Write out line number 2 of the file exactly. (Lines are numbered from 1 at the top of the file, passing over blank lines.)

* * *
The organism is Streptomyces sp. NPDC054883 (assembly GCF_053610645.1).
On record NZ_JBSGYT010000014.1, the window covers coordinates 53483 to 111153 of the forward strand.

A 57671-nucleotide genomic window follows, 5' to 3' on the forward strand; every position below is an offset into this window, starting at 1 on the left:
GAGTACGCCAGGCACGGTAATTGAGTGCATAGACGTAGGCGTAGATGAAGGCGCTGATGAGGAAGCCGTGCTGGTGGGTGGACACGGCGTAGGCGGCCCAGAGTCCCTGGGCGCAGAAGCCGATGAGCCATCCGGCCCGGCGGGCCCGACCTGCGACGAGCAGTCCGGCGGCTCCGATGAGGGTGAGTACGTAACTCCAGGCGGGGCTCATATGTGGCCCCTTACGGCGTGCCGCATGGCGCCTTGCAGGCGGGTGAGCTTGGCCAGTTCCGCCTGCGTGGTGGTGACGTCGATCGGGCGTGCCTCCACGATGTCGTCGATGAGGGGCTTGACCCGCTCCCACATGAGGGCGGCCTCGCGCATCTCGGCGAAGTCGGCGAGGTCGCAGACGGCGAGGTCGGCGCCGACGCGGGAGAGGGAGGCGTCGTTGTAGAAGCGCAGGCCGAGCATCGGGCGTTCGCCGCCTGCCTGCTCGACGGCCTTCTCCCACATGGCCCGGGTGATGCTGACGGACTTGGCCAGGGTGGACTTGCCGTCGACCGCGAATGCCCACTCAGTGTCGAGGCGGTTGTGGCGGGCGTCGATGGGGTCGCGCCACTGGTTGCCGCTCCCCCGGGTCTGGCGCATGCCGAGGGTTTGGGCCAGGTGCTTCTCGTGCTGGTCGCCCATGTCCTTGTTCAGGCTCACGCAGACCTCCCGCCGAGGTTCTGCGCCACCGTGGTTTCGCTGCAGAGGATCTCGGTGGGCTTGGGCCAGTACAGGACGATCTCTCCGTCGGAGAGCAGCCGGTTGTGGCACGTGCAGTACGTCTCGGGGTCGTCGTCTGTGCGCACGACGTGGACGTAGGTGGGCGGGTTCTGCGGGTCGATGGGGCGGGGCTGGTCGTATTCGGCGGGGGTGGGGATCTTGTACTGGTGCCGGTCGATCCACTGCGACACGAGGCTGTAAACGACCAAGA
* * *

On record NZ_JBSGYT010000014.1, the window covers coordinates 53483 to 111153 of the forward strand.